Our ecotherapy services provide a supportive and caring environment for individuals with existing mental health challenges or for those at risk of becoming mentally unwell.
Ordinarily we meet twice a week for gardening and walking mindfulness sessions, but the Covid-19 pandemic and lockdown that shortly followed meant that, just as the growing season was getting underway, our face-to-face activities were put on hold.
In March, we started our seed sowing for various community garden projects in our local area, including a new collaboration with Brecon Cathedral, an area of walled garden in Brecon, as well as starting to build up stock for local spring and summer plant sale fundraisers.
We knew how difficult it was going to be for those that rely on regular group meet-ups to help maintain their wellbeing to have these services stop so suddenly, and we knew we had to keep our group together somehow.
We quickly set about moving our activities online, first creating a private messaging group so our members could continue to stay connected, sharing photographs of their walks and the wildlife they encountered, helping one another identify birds and plants, but most of all encouraging each other to make the most of nature and our daily walk during this time.
It's been a steep learning curve for us, trying to maintain a human presence within the digital, but it's also opened doors to new levels of invention and creativity.Jess Tanner, Green Minds
It was also important for us to create a wider reach within our community and put together some open resources connecting in to the seasons and in the here and now.
These resources are for people to engage with in their own time, within their homes, gardens, or whilst out on their daily walk. Last week, with the support of our amazing team at Brecon & District Mind we launched our Green Minds website, an online community for our members and local community to contribute nature-based writings, photos and activity ideas for all.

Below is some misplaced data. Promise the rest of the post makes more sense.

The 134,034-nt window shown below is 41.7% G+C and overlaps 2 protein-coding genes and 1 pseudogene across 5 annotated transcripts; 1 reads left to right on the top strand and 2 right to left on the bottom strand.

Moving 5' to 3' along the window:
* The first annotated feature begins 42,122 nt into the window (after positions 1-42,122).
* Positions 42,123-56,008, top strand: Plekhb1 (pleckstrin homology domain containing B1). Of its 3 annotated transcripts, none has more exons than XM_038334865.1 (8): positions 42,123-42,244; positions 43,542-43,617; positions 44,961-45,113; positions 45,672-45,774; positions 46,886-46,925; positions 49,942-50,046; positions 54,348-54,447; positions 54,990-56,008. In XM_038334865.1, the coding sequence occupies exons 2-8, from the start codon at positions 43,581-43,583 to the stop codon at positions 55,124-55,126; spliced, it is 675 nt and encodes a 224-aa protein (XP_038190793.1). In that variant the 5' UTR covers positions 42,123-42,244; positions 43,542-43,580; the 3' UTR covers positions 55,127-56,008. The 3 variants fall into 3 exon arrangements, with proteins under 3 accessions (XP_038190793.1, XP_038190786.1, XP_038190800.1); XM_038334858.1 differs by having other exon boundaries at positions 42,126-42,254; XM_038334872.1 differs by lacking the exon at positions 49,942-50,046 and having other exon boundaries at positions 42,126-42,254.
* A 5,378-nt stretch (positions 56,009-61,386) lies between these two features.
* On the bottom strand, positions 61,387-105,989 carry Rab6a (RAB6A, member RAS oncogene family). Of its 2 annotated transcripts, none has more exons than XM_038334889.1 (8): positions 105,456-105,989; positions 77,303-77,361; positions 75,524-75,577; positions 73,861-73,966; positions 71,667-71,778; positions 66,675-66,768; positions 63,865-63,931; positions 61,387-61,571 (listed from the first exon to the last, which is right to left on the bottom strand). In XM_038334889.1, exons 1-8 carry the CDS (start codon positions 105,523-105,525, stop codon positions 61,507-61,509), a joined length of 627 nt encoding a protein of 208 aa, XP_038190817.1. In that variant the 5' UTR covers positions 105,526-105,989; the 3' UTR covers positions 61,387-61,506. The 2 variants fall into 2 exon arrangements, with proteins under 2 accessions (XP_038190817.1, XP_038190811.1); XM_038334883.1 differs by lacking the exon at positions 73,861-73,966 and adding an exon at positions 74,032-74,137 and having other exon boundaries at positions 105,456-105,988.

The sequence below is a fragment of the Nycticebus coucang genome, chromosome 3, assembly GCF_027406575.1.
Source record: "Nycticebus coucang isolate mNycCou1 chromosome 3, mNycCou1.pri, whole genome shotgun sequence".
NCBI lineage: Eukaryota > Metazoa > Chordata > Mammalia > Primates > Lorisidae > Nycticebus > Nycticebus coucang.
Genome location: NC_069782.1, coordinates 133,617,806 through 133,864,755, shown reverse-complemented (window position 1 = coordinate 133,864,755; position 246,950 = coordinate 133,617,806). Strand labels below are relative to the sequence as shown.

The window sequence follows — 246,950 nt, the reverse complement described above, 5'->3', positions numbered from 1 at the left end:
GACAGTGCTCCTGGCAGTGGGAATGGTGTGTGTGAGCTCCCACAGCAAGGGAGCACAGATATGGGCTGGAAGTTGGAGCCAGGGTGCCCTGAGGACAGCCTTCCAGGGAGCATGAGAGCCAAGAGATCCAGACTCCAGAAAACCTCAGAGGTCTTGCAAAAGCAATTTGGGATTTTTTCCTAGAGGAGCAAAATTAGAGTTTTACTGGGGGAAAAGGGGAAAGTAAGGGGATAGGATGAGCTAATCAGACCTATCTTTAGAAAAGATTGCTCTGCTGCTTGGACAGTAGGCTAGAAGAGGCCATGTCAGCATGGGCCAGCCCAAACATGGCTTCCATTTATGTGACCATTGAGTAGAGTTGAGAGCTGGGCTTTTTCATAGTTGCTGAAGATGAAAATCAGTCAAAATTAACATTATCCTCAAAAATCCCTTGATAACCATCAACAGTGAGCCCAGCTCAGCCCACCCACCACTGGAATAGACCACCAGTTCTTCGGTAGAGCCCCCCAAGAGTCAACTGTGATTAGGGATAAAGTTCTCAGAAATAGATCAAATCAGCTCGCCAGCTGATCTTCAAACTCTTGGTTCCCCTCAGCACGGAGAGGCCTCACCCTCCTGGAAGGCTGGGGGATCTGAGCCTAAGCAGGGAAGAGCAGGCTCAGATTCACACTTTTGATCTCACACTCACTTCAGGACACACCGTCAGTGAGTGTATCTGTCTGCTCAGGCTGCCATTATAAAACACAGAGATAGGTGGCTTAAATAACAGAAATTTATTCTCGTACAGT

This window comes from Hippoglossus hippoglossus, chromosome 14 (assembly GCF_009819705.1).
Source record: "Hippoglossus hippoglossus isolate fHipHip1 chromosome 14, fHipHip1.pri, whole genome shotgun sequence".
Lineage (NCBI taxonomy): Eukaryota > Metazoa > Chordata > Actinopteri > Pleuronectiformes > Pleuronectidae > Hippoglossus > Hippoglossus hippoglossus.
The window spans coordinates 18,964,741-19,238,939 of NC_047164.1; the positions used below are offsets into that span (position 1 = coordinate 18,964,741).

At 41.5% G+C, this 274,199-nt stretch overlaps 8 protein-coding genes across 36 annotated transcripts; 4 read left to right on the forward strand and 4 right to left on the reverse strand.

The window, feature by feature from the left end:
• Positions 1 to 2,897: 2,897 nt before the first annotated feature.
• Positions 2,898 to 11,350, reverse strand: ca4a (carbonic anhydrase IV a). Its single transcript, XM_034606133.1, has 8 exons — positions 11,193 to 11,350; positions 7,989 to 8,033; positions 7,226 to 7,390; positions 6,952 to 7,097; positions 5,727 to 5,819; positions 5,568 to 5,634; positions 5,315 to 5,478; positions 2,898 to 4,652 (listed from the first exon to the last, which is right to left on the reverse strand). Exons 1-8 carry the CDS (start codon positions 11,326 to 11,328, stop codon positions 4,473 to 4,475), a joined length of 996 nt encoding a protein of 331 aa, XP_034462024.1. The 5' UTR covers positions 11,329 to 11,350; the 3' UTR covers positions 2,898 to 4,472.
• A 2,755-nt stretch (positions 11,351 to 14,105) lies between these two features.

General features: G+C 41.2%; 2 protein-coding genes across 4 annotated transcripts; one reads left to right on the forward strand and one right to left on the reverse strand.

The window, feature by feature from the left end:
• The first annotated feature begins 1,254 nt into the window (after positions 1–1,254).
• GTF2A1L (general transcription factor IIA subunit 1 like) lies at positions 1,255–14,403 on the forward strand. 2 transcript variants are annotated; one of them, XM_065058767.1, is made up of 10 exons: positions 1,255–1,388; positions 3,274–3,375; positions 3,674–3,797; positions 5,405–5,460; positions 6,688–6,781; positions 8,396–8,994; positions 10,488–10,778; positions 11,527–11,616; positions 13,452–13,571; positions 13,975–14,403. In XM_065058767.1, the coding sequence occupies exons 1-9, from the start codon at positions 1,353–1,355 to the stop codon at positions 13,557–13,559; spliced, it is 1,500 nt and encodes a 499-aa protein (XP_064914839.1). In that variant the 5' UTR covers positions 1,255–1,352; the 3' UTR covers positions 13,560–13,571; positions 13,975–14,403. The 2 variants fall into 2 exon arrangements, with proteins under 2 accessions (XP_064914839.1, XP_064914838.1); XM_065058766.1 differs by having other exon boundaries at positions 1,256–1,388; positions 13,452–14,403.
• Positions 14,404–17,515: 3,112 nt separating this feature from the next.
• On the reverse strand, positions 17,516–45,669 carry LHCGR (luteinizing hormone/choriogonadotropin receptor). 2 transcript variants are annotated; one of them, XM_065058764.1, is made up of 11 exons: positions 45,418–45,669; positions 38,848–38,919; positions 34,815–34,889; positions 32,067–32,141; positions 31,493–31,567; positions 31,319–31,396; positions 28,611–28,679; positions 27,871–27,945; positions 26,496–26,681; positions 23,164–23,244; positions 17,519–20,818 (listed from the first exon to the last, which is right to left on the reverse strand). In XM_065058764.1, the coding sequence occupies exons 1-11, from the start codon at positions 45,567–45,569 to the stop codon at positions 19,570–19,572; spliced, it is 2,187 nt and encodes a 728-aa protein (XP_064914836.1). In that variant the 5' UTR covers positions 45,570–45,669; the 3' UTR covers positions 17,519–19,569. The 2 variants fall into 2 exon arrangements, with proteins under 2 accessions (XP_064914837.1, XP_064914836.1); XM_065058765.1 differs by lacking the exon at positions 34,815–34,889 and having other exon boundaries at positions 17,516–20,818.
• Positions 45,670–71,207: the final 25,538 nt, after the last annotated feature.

It's been a steep learning curve for us, trying to maintain a human presence within the digital, but it's also opened doors to new levels of invention and creativity. We hope, for now, that our online community will serve as a bridge between the social isolation and lack of face-to-face contact so many are feeling, until the time when we slowly begin to re-emerge.
I have to remain confident that this time we are in, as difficult as it is, will shine an even brighter light on the importance of nature-connectionJess Tanner, Green Minds
As we begin to capture how our members have been coping during this time and what the needs are, and are going to be, our funders have been extremely understanding and flexible throughout all of our services.
I have been having many conversations on the phone with our members, family and friends who all say that this 'great pause' has enabled them the time to connect more deeply with the natural world, that this is something we don't want to lose sight of once life begins to pick up pace again.
There is no doubt in my mind of the healing power of nature, of working together as a group, tending plants and walking among the trees and forests, and so I have to remain confident that this time we are in, as difficult as it is, will shine an even brighter light on the importance of nature-connection, a sense of our own nature, and how and where we find belonging in the world.
Of course, my hope is that our project and the ecotherapy services on hold all over the country will survive this time and be able to continue this important work post-Covid-19.